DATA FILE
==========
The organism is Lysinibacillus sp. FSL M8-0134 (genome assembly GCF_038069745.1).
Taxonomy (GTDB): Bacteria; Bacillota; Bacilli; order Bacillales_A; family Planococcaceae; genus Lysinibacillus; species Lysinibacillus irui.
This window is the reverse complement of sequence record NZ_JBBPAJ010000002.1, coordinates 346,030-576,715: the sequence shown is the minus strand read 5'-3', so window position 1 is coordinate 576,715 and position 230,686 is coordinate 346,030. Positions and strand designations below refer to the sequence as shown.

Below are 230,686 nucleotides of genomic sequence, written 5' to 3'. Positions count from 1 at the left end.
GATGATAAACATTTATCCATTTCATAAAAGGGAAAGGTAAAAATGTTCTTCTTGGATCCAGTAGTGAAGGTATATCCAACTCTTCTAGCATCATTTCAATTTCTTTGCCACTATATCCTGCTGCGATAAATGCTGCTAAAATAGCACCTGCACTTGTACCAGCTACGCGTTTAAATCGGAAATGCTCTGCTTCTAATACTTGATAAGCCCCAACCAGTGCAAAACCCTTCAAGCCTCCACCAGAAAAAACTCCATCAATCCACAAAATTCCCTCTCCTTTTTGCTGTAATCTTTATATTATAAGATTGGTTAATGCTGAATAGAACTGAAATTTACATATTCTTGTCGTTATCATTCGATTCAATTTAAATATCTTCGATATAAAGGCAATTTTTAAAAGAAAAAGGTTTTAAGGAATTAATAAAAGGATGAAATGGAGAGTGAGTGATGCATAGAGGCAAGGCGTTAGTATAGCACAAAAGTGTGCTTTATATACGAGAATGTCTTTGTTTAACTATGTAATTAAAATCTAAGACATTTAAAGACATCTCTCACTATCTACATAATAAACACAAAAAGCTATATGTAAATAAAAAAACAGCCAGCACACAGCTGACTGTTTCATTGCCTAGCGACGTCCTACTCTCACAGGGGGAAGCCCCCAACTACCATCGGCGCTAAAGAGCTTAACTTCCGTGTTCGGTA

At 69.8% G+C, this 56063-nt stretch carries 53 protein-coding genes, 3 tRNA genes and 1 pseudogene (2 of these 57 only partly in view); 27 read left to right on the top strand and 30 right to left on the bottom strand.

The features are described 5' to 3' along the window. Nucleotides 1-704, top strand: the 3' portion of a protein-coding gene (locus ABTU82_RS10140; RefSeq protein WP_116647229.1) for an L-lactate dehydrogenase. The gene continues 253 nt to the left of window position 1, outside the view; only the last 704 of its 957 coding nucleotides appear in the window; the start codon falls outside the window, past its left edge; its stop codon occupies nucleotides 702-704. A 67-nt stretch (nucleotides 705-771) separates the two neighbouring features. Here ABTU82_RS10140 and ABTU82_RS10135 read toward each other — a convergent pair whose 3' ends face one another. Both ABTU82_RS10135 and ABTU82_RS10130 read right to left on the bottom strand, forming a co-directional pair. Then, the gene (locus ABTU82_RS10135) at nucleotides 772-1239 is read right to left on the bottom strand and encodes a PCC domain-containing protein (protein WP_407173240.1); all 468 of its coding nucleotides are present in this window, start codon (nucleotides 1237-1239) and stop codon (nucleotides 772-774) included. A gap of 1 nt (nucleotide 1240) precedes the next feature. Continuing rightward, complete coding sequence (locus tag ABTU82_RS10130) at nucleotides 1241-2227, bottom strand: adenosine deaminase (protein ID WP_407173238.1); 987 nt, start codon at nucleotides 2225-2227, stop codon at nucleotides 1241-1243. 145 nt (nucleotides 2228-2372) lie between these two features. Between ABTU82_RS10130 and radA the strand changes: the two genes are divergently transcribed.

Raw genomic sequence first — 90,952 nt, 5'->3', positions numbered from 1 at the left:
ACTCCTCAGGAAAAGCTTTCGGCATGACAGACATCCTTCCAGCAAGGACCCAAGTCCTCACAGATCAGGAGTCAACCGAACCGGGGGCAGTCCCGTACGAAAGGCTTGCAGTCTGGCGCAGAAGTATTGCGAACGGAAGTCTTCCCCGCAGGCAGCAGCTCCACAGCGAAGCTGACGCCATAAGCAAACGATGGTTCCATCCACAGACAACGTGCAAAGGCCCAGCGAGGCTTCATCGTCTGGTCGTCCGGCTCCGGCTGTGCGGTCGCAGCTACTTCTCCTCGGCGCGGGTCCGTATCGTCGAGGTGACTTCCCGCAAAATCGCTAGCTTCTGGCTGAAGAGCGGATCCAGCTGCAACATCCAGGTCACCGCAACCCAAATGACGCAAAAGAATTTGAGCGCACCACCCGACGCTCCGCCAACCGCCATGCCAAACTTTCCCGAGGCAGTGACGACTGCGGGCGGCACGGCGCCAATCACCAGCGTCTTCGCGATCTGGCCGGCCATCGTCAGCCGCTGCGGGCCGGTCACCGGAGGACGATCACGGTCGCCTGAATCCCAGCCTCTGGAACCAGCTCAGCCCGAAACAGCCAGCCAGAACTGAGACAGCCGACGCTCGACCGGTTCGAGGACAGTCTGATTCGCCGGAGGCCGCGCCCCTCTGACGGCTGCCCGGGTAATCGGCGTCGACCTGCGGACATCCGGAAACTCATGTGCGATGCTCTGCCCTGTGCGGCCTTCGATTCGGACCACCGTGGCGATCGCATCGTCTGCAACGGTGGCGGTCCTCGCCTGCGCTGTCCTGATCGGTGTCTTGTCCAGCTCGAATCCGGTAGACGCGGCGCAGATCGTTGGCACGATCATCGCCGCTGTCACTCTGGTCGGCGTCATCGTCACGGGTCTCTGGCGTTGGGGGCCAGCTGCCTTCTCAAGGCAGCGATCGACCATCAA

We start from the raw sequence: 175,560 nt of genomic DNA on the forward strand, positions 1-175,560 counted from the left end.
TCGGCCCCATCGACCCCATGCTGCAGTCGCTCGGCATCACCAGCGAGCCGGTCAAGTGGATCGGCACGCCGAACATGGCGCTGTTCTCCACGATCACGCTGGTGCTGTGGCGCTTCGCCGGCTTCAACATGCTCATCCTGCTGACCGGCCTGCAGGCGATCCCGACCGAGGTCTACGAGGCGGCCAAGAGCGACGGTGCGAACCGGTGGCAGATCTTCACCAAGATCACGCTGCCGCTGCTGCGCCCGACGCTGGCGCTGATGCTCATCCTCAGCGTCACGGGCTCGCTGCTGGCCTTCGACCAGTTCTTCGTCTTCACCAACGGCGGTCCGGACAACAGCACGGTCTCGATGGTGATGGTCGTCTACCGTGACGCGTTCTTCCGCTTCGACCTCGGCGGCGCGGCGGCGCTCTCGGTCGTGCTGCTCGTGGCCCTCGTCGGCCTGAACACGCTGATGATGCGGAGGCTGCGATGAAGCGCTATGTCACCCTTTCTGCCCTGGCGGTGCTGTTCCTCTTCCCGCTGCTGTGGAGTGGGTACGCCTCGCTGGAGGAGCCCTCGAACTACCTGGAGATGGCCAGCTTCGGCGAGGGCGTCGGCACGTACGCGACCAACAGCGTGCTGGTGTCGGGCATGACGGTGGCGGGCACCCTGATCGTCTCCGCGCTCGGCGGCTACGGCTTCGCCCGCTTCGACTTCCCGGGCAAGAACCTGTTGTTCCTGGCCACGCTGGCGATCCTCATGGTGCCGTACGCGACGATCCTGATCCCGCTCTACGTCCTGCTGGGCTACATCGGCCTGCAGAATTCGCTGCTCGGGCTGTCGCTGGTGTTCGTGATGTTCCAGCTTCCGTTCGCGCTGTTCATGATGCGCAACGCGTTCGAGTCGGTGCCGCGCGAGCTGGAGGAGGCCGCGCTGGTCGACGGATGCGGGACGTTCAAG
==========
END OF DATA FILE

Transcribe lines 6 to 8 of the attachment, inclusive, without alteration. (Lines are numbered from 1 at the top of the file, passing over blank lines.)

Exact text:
At 69.8% G+C, this 56063-nt stretch carries 53 protein-coding genes, 3 tRNA genes and 1 pseudogene (2 of these 57 only partly in view); 27 read left to right on the top strand and 30 right to left on the bottom strand.

The features are described 5' to 3' along the window. Nucleotides 1-704, top strand: the 3' portion of a protein-coding gene (locus ABTU82_RS10140; RefSeq protein WP_116647229.1) for an L-lactate dehydrogenase. The gene continues 253 nt to the left of window position 1, outside the view; only the last 704 of its 957 coding nucleotides appear in the window; the start codon falls outside the window, past its left edge; its stop codon occupies nucleotides 702-704. A 67-nt stretch (nucleotides 705-771) separates the two neighbouring features. Here ABTU82_RS10140 and ABTU82_RS10135 read toward each other — a convergent pair whose 3' ends face one another. Both ABTU82_RS10135 and ABTU82_RS10130 read right to left on the bottom strand, forming a co-directional pair. Then, the gene (locus ABTU82_RS10135) at nucleotides 772-1239 is read right to left on the bottom strand and encodes a PCC domain-containing protein (protein WP_407173240.1); all 468 of its coding nucleotides are present in this window, start codon (nucleotides 1237-1239) and stop codon (nucleotides 772-774) included. A gap of 1 nt (nucleotide 1240) precedes the next feature. Continuing rightward, complete coding sequence (locus tag ABTU82_RS10130) at nucleotides 1241-2227, bottom strand: adenosine deaminase (protein ID WP_407173238.1); 987 nt, start codon at nucleotides 2225-2227, stop codon at nucleotides 1241-1243. 145 nt (nucleotides 2228-2372) lie between these two features. Between ABTU82_RS10130 and radA the strand changes: the two genes are divergently transcribed.

Raw genomic sequence first — 90,952 nt, 5'->3', positions numbered from 1 at the left: